HealthDay News — Children in lower-income households more often receive a diagnosis of mental, behavioral, and developmental disorders (MBDDs), according to research published in the Dec. 21 issue of the U.S. Centers for Disease Control and Prevention Morbidity and Mortality Weekly Report.
Robyn A. Cree, Ph.D., from the CDC in Atlanta, and colleagues analyzed data from the 2016 National Survey of Children’s Health on MBDDs, risk factors, and use of federal assistance programs.
The researchers found that children in lower-income households more often had ever received a diagnosis of MBDD compared with those in higher-income households (22.1 versus 13.9 percent); in addition, fewer had seen a health care provider in the previous year (80.4 versus 93.8 percent). Seven of 10 children living below 200 percent of the federal poverty level who did not see a health care provider in the previous year were in families receiving at least one public assistance benefit.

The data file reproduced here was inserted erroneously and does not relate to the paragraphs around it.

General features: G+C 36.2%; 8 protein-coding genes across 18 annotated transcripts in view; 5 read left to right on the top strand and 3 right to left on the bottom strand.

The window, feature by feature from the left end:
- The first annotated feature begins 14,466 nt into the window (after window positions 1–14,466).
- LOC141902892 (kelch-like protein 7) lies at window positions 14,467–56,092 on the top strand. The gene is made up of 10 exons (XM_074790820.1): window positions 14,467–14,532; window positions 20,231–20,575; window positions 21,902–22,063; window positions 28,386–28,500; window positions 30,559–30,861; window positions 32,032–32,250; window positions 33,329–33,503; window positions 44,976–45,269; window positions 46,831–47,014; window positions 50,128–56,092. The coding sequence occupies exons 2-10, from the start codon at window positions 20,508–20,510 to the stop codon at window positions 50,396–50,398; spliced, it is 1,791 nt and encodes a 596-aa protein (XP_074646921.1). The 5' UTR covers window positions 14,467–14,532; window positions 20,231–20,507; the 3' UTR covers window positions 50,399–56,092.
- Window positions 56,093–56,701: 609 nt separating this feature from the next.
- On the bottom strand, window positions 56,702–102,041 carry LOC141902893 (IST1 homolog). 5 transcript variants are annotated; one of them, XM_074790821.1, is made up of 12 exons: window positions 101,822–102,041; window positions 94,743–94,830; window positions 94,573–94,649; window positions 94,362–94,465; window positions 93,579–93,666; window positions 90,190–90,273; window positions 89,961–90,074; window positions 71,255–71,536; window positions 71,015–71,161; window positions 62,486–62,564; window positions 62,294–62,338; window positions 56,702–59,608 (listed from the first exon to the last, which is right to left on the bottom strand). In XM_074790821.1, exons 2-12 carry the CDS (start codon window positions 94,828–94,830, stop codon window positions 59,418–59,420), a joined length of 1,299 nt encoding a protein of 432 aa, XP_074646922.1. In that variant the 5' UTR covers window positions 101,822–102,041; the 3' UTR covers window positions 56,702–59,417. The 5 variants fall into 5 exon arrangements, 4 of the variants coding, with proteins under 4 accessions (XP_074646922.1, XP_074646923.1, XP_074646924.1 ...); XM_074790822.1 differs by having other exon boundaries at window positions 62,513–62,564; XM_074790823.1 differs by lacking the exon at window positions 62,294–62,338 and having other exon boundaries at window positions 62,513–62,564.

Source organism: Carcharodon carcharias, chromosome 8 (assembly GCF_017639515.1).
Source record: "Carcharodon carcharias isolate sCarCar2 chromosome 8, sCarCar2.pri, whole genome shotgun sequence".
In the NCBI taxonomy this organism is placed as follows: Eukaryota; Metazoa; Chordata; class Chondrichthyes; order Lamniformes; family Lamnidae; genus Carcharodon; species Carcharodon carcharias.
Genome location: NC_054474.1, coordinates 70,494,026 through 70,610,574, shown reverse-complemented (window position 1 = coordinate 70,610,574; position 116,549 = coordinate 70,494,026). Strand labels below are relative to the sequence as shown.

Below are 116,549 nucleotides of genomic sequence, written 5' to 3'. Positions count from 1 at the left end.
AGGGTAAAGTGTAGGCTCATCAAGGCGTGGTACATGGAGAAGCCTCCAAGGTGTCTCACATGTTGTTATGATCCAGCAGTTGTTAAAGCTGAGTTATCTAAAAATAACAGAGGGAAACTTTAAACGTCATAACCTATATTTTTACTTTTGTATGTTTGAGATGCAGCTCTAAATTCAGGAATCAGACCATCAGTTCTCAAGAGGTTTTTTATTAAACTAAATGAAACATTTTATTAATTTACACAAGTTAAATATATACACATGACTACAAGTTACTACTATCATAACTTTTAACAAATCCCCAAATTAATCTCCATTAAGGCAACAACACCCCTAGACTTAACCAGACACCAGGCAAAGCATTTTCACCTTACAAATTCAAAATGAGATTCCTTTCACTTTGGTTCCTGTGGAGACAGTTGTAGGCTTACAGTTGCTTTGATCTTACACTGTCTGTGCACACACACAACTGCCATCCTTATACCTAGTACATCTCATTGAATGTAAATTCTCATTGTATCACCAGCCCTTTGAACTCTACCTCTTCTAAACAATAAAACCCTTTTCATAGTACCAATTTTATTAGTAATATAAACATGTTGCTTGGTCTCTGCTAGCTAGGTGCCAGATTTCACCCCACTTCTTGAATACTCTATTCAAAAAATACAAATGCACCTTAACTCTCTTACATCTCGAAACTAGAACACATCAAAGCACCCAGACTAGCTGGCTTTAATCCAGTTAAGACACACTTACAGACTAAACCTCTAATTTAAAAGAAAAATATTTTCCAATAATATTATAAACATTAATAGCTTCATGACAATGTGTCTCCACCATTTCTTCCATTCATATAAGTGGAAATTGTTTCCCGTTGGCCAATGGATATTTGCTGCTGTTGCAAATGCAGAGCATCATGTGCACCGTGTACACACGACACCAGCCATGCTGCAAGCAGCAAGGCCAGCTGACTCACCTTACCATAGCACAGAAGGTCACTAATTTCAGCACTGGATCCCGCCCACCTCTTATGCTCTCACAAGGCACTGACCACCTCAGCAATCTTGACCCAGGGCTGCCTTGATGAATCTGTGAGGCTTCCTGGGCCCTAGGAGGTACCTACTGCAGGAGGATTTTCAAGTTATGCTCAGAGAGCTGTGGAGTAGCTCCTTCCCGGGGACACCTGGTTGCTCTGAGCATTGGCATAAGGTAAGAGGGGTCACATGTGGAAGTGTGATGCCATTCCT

“Early identification and treatment of MBDDs could positively impact a child’s functioning and reduce the need for costly interventions over time,” the authors write. “Public assistance programs hold potential for increasing developmental monitoring and connection to treatment for MBDDs for families living in poverty by collaborating to distribute resources, implementing co-located screening services, or facilitating connections to appropriate treatment and care.”